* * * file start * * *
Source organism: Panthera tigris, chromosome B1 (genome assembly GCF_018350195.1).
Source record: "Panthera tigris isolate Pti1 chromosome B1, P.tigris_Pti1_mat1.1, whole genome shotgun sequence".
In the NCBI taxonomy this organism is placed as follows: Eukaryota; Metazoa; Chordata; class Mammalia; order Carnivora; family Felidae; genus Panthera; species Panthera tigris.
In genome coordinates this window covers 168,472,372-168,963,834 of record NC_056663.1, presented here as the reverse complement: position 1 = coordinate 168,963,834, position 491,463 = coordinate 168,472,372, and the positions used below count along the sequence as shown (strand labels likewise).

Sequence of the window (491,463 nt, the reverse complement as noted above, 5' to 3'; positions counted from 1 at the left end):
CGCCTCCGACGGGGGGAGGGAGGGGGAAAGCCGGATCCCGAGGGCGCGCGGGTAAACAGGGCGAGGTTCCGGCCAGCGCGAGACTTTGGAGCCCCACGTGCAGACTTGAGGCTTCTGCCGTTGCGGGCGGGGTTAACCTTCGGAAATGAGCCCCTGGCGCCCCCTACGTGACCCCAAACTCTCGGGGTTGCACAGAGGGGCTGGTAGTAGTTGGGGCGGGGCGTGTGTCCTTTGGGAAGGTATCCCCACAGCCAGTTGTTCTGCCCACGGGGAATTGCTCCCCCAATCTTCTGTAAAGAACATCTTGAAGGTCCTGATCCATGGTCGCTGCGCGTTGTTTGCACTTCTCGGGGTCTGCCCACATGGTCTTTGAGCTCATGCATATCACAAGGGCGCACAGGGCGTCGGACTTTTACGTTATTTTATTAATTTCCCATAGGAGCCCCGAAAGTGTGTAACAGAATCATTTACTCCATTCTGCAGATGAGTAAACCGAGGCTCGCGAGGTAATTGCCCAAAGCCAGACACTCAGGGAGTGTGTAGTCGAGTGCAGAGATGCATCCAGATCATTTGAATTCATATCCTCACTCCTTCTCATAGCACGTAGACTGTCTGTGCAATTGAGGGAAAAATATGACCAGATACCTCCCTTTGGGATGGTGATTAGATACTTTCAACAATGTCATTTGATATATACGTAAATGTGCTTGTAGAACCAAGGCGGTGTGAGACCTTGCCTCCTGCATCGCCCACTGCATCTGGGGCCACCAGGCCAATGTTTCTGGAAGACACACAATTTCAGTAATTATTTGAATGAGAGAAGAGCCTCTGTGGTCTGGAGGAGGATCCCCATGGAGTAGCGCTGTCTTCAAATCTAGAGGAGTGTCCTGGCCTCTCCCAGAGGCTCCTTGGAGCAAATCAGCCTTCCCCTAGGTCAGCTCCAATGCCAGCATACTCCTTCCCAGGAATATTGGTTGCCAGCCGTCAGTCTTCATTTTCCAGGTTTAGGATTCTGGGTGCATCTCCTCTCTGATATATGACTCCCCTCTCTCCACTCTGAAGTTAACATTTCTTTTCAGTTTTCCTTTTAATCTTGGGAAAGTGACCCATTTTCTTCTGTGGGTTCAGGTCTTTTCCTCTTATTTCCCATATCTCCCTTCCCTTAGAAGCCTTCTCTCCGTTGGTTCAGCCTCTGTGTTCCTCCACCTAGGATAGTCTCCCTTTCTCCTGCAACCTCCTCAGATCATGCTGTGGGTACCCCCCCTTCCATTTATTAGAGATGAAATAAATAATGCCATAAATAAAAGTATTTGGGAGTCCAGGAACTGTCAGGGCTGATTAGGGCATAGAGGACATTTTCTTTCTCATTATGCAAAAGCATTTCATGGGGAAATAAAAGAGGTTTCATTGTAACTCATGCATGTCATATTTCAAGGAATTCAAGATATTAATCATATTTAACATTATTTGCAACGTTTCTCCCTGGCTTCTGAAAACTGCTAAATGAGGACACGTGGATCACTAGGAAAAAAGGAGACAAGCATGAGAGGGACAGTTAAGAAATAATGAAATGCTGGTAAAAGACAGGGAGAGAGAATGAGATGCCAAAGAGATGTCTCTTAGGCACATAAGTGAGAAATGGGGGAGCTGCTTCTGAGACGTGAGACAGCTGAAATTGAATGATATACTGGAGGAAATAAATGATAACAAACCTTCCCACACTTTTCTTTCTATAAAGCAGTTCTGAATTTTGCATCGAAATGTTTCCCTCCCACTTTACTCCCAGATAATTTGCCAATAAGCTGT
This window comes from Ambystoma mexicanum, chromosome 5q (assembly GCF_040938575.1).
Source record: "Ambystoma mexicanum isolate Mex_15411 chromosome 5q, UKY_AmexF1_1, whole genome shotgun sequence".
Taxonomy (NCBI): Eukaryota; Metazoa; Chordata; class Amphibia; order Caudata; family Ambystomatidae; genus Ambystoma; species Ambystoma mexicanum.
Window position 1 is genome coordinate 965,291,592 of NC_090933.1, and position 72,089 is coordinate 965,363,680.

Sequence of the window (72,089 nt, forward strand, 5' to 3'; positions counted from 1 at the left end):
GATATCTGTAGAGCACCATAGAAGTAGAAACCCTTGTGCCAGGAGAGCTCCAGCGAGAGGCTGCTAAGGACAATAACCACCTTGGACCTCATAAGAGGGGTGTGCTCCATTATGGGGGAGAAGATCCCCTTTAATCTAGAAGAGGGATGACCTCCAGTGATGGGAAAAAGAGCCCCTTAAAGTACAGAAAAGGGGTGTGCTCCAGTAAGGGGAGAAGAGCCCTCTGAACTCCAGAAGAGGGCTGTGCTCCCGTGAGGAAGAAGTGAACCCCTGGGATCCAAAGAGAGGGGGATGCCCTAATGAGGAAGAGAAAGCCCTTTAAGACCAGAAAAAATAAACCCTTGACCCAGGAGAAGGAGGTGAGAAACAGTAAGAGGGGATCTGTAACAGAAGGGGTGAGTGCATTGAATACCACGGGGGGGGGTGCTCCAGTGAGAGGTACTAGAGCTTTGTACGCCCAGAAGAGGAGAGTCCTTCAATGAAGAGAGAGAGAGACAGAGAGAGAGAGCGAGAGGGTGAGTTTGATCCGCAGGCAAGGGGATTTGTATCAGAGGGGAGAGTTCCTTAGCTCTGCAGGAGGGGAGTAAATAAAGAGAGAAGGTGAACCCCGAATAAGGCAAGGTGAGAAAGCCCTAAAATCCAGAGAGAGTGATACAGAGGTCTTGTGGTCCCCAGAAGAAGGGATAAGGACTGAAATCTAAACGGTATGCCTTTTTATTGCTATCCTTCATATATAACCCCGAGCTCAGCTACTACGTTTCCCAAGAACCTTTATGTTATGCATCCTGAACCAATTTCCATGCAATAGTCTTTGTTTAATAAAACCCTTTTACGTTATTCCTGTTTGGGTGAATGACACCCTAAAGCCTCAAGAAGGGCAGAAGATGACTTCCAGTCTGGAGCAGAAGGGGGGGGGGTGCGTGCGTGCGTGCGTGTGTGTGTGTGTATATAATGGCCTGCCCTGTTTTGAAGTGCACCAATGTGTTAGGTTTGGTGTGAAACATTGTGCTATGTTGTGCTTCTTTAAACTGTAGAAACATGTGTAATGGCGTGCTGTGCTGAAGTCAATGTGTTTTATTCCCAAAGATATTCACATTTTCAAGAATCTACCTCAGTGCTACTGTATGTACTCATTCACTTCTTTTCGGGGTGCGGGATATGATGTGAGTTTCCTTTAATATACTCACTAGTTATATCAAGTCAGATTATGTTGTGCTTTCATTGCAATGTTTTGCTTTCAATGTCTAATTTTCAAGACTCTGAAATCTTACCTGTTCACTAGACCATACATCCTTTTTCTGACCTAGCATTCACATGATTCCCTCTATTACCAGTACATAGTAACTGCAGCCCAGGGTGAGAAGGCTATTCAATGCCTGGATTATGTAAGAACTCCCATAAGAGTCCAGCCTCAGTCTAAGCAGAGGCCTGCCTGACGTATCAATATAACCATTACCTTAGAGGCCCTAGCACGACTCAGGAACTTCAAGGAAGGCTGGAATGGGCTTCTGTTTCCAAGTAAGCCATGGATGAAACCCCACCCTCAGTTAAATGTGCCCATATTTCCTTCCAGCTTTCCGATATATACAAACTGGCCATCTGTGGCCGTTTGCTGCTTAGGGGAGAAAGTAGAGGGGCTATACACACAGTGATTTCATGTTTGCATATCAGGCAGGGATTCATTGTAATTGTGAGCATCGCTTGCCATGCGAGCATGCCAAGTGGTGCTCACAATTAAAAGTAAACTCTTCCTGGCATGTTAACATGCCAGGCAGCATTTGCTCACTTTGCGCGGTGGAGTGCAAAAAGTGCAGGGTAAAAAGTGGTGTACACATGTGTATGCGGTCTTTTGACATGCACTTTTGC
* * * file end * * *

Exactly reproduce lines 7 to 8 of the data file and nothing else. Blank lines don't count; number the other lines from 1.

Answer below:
This window comes from Ambystoma mexicanum, chromosome 5q (assembly GCF_040938575.1).
Source record: "Ambystoma mexicanum isolate Mex_15411 chromosome 5q, UKY_AmexF1_1, whole genome shotgun sequence".